[Updated on: Wed, 04 May 2016 07:48]




Author of Queer Me! Halfway Between Flying and Crying - the true story of life for a gay boy in the Swinging Sixties in a British all male Public School
Re: You Missed a Bit  [message #71485 is a reply to message #71484] Wed, 04 May 2016 08:25 Go to previous messageGo to next message
Jolyon Lewes   United Kingdom

Toe is in the water
Location: SW England
Registered: September 2012
Messages: 56



There is such a palpable ring of truth to this tale that it reads a little like a documentary but I hasten to say that its content is a good deal more exciting than you find in your average TV documentary!

As Timmy says in his epilogue, the film If ... is like a documentary, at least up to the café scene, and when I first saw the film I was very clearly reminded of life in my own boarding school. Watching the film was both fascinating and scary - and I wish we'd seen more of the delicious Bobby Phillips.

I have never agreed with those who declare schooldays to be the happiest of your life - mine weren't - but they were some of the most emotional days of my life and Timmy's fine story reminded me of countless details of those far-off days, little things that happened in the classrooms, in the changing rooms, in the surrounding countryside and in the mind. Some of those little things seemed not so little at the time.

My sexual and emotional development took place much later than Timmy's and I didn't do the raunchy things his characters do; I was self-conscious and introverted throughout my teens, just like most of the main characters in my own stories.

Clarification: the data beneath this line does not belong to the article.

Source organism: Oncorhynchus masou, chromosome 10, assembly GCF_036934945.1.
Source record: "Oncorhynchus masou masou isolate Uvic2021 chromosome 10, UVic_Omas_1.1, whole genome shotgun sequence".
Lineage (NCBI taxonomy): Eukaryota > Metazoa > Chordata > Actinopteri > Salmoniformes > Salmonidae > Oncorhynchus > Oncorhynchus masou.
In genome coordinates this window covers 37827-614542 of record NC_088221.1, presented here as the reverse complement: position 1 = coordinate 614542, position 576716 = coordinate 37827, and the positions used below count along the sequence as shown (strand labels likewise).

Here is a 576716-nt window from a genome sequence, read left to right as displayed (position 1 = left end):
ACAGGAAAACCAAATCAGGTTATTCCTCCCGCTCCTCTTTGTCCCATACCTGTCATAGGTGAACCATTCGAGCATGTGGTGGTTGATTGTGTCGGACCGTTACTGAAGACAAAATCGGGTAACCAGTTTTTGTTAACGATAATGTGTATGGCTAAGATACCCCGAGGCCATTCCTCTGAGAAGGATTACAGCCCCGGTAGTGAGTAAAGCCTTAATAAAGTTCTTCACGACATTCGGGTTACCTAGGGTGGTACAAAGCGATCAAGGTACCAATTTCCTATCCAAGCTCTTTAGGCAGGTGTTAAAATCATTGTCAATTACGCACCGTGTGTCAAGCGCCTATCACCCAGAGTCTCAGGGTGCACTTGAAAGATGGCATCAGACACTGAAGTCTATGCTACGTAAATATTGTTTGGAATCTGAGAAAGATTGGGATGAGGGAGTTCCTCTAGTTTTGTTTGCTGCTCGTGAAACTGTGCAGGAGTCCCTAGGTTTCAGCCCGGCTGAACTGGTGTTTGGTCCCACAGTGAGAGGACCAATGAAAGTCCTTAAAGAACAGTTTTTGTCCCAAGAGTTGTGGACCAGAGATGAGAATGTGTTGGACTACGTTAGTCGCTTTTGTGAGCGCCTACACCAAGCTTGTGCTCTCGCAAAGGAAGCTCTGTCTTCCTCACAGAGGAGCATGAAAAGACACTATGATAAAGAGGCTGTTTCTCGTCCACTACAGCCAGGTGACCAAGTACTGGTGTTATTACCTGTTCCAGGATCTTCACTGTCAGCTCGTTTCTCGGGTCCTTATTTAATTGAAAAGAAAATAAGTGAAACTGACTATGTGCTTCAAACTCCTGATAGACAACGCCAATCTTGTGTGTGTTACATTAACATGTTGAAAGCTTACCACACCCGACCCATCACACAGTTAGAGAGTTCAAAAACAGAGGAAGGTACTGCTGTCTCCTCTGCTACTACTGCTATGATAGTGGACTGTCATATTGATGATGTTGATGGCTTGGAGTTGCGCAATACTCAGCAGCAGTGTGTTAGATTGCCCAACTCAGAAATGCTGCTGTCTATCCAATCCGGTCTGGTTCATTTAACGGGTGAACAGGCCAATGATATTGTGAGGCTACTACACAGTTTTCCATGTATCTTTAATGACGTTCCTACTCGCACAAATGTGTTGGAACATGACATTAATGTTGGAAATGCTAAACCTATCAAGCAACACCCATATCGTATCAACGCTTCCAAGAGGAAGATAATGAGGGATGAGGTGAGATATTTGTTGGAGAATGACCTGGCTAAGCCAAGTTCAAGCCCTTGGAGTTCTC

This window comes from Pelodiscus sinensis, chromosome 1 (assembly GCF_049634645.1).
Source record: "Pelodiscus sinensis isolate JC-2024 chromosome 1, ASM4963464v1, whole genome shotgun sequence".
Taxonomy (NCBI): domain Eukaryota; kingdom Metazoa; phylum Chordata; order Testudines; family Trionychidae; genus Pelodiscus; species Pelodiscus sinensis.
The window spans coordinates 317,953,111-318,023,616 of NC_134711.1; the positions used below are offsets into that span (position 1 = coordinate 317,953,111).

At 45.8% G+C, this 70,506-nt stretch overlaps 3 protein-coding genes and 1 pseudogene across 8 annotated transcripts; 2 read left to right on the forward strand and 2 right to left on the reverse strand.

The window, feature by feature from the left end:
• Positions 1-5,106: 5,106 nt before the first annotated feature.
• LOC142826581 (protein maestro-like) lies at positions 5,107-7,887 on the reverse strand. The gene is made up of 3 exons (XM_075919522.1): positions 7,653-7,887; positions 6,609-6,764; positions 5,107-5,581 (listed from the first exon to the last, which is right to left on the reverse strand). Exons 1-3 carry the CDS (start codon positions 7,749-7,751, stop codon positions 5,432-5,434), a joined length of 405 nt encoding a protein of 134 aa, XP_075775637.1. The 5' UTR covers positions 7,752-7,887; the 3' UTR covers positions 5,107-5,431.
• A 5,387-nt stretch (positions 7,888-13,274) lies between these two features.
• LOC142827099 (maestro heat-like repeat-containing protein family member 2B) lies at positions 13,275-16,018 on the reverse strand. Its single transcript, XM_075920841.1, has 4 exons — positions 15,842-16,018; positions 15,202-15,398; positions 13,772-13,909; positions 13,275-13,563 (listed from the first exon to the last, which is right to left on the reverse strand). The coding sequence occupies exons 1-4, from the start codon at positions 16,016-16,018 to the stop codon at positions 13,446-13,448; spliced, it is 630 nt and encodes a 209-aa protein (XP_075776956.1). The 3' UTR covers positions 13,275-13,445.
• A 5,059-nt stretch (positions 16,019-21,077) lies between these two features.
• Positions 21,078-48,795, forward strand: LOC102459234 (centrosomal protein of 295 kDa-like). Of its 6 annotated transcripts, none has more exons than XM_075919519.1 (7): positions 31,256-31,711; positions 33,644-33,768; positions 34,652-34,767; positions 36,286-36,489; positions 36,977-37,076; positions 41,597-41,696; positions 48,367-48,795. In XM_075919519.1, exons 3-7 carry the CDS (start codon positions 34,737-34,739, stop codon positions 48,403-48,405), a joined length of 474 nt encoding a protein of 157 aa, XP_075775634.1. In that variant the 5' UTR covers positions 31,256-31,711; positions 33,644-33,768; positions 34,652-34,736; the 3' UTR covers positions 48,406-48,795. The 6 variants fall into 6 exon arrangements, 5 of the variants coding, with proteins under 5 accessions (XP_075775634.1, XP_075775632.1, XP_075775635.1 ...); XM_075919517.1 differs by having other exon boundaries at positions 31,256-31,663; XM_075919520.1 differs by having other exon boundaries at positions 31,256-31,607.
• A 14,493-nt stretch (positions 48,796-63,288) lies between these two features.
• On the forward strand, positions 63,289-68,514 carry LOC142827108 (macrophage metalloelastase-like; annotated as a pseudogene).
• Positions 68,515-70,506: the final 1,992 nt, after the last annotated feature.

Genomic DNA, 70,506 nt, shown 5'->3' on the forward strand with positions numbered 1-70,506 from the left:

Jolyon
Re: You Missed a Bit  [message #71492 is a reply to message #71485] Thu, 05 May 2016 08:21 Go to previous messageGo to next message
solsticeman is currently offline  solsticeman   United Kingdom

Likes it here

Registered: November 2012
Messages: 105



It's a work of pure genius, in both senses. It is both genius and pure. An absolute delight that we should read and treasure and come back to.

Smokr and Jolyon have said everything I wanted to say, and to ramble would be self-indulgent.

So, do please read this, you will miss so much sheer delight if you don't
Re: You Missed a Bit  [message #71495 is a reply to message #71492] Thu, 05 May 2016 13:30 Go to previous message
timmy   United Kingdom

Has no life at all
Location: UK, in Devon
Registered: February 2003
Messages: 13454



You are all very kind. I am basking in the praise. It's hard to be webmaster, editor and critic. I know some of my earlier efforts are not really worthy of a place here, but that is when I read them today. From the kind reception, You Missed a Bit has a right to be here.

Rupert Webster, who played Bobby Phillips, was much adored by the chap whose bath he ran. The making of the film was a delicious torture for the person attended by master Phillips. There were unfounded rumours that he had been slain in New York by a knife wielding assailant, fortunately untrue.

Jay in my story was far better looking in my view that Rupert, and his voice didn't grate on the ear, unlike Rupert's



Author of Queer Me! Halfway Between Flying and Crying - the true story of life for a gay boy in the Swinging Sixties in a British all male Public School